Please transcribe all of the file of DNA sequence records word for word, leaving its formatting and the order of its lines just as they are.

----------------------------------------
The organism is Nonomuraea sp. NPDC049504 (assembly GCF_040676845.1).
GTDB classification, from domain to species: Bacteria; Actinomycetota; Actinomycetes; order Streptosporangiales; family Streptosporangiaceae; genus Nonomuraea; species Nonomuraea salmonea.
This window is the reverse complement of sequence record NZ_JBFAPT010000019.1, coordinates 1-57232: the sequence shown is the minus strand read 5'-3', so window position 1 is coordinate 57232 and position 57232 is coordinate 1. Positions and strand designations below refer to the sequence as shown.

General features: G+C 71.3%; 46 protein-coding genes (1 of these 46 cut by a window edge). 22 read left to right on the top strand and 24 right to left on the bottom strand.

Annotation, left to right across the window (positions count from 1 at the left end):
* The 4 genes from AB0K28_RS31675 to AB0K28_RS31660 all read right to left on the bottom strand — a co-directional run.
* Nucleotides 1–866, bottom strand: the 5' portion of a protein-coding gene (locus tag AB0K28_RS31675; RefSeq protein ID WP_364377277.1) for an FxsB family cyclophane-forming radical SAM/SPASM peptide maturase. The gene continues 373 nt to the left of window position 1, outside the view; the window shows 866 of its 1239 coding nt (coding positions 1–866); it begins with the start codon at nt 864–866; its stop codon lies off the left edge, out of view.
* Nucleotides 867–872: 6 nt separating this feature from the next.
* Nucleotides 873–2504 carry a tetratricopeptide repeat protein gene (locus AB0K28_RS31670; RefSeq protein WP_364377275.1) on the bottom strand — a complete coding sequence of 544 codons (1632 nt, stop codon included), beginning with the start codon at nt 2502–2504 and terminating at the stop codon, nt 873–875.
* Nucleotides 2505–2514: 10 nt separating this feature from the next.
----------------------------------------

The organism is Nonomuraea sp. NPDC049504 (assembly GCF_040676845.1).
GTDB classification, from domain to species: Bacteria; Actinomycetota; Actinomycetes; order Streptosporangiales; family Streptosporangiaceae; genus Nonomuraea; species Nonomuraea salmonea.
This window is the reverse complement of sequence record NZ_JBFAPT010000019.1, coordinates 1-57232: the sequence shown is the minus strand read 5'-3', so window position 1 is coordinate 57232 and position 57232 is coordinate 1. Positions and strand designations below refer to the sequence as shown.

General features: G+C 71.3%; 46 protein-coding genes (1 of these 46 cut by a window edge). 22 read left to right on the top strand and 24 right to left on the bottom strand.

Annotation, left to right across the window (positions count from 1 at the left end):
* The 4 genes from AB0K28_RS31675 to AB0K28_RS31660 all read right to left on the bottom strand — a co-directional run.
* Nucleotides 1–866, bottom strand: the 5' portion of a protein-coding gene (locus tag AB0K28_RS31675; RefSeq protein ID WP_364377277.1) for an FxsB family cyclophane-forming radical SAM/SPASM peptide maturase. The gene continues 373 nt to the left of window position 1, outside the view; the window shows 866 of its 1239 coding nt (coding positions 1–866); it begins with the start codon at nt 864–866; its stop codon lies off the left edge, out of view.
* Nucleotides 867–872: 6 nt separating this feature from the next.
* Nucleotides 873–2504 carry a tetratricopeptide repeat protein gene (locus AB0K28_RS31670; RefSeq protein WP_364377275.1) on the bottom strand — a complete coding sequence of 544 codons (1632 nt, stop codon included), beginning with the start codon at nt 2502–2504 and terminating at the stop codon, nt 873–875.
* Nucleotides 2505–2514: 10 nt separating this feature from the next.